Instagram rolls out new parental supervision tools

Instagram on Wednesday rolled out new tools that will allow parents to more closely monitor their children’s interactions on the social media app.

In a blog post, Instagram manager Adam Mosseri said parents will be able to see how much time their teens spend on Instagram and set time limits. They’ll also be notified when their teen shares that they’ve reported someone. Parents will also be able to see and receive updates on accounts their teens are following and accounts that are following their teens.

The additional measures will be rolled out globally in the coming months.

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The tools will be part of the app’s “Family Center” where parents and guardians can access various supervision tools and resources from leading experts.

Mosseri said teens will need to initiate in-app supervision on mobile devices for now. It plans to add the ability for parents to initiate supervision in the app and on desktop in June. Teens will need to approve parental supervision if requested by their parent or guardian.

“Parents and guardians know what’s best for their teens, and in December I committed to developing new supervision tools that allow them to be more involved in their teens’ experiences,” Mosseri said. .

In December, Instagram launched a feature that urges teens to take breaks from the photo-sharing platform and announced other tools to protect young users from harmful content on the Facebook-owned service.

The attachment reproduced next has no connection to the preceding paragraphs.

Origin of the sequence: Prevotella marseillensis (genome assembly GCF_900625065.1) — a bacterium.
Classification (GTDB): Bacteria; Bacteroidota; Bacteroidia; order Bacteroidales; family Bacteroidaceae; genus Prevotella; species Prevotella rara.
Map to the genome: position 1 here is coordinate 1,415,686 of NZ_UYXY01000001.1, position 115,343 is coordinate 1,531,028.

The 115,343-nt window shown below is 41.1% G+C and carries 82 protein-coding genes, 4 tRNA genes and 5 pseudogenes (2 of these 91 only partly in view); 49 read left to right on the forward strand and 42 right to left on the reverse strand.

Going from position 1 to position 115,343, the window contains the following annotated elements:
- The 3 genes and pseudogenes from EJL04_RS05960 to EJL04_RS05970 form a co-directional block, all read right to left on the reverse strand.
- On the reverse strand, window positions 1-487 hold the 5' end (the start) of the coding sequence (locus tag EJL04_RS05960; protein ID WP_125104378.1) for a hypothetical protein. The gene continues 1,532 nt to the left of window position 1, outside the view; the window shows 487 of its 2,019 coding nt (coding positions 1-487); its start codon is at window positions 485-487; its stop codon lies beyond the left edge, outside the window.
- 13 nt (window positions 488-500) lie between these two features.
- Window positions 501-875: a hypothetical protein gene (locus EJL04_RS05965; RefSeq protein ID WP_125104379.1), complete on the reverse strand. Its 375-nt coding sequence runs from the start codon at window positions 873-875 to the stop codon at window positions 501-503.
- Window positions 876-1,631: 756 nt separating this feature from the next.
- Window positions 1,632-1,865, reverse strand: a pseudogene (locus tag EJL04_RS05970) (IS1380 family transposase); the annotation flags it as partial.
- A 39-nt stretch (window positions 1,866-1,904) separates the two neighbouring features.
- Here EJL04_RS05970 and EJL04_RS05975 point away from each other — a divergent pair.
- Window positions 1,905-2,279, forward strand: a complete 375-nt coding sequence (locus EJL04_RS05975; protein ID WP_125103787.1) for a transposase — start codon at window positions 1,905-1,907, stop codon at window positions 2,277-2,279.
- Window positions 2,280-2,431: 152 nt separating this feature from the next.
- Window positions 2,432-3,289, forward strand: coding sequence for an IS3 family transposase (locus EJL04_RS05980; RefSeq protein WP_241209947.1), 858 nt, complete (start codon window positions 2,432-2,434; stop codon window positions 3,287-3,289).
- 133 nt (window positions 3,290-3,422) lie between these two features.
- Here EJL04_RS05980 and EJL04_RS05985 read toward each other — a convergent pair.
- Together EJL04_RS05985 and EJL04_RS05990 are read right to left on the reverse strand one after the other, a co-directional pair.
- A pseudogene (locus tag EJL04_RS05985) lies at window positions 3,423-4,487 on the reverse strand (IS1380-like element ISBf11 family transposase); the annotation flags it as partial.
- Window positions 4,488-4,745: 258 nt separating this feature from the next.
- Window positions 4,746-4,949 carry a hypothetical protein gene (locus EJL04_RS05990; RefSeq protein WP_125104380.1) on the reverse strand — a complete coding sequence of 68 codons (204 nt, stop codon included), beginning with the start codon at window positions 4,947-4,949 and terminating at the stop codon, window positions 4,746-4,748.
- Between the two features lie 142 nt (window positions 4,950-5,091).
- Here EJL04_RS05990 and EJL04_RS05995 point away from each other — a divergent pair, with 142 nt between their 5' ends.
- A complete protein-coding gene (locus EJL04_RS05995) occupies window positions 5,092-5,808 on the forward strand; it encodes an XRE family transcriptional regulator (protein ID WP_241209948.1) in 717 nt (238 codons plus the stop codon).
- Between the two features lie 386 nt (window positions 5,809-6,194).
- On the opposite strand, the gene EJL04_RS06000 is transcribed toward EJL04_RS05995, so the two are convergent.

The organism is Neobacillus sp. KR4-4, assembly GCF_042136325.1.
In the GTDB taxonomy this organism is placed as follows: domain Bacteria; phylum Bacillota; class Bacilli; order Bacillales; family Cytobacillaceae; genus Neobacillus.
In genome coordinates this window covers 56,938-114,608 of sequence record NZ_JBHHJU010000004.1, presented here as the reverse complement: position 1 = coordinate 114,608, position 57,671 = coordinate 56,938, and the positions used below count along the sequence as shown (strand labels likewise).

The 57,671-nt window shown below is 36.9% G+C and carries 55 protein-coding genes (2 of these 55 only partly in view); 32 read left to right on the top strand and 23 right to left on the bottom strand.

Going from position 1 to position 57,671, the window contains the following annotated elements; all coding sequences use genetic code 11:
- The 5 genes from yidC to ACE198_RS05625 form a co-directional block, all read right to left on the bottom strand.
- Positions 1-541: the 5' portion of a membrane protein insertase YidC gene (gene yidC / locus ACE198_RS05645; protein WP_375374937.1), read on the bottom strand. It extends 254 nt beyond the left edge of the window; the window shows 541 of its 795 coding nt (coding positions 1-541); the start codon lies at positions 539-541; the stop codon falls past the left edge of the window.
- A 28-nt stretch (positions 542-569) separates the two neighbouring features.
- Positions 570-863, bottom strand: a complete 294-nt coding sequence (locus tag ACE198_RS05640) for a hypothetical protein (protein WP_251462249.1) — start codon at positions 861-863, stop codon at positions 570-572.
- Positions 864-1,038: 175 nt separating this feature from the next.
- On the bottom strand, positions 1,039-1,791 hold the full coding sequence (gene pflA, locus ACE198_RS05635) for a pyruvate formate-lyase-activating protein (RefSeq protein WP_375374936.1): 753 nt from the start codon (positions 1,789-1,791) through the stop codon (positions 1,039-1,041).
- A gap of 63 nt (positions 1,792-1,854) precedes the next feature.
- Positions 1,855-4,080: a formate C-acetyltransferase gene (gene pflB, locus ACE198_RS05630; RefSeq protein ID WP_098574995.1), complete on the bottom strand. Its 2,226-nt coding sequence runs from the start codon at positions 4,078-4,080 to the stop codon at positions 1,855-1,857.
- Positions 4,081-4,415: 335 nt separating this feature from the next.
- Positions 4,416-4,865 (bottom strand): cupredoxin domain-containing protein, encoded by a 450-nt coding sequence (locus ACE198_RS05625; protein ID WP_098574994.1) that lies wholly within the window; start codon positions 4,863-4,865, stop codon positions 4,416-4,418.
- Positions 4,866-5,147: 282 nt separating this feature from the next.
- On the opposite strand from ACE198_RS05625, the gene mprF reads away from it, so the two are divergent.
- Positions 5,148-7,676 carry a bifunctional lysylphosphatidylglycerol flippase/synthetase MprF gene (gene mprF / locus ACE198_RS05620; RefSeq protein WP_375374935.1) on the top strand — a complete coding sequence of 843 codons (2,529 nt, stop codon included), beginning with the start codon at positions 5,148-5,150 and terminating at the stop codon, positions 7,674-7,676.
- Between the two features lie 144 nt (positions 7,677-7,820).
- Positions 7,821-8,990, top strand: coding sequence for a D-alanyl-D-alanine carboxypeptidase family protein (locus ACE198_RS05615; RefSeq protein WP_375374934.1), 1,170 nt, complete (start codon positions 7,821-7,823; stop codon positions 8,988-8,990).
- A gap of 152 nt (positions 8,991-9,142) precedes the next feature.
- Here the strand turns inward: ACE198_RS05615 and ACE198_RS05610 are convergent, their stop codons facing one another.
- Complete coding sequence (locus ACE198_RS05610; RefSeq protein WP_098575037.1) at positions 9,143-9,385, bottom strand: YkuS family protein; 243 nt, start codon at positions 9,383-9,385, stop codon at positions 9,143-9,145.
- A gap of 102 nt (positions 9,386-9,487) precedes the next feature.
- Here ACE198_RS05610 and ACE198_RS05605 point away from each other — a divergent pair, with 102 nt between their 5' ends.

Younger users will see notifications about the feature and be prompted to set reminders to take more breaks in the future. It’s one of the efforts that Facebook, rebranded as Meta Platforms, has touted on its multiple social media channels as it weathers backlash for not doing enough to contain harmful content and faces new legislation to impose restrictions on tech giants.

RELATED: Facebook oversight board to meet with whistleblower Frances Haugen

Frances Haugen, a former Facebook product manager turned whistleblower, testified before U.S. and European lawmakers working on the measures, citing internal research at the company suggesting peer pressure generated by Instagram has led to mental health and social issues. body image in young users, especially girls, and in some cases, eating disorders and suicidal thoughts.

Haugen also offered advice on new online rules that are much more advanced in the UK and the European Union, which has pioneered efforts to rein in big tech companies.

The social media platform also said it was developing features that would prevent people from tagging or mentioning unfollowing teens, push younger users to other things if they focused on one topic. for some time and would be more strict about the posts, hashtags and accounts it recommends to try to reduce potentially dangerous or sensitive content.

The Associated Press contributed to this report. This story was reported from Los Angeles.

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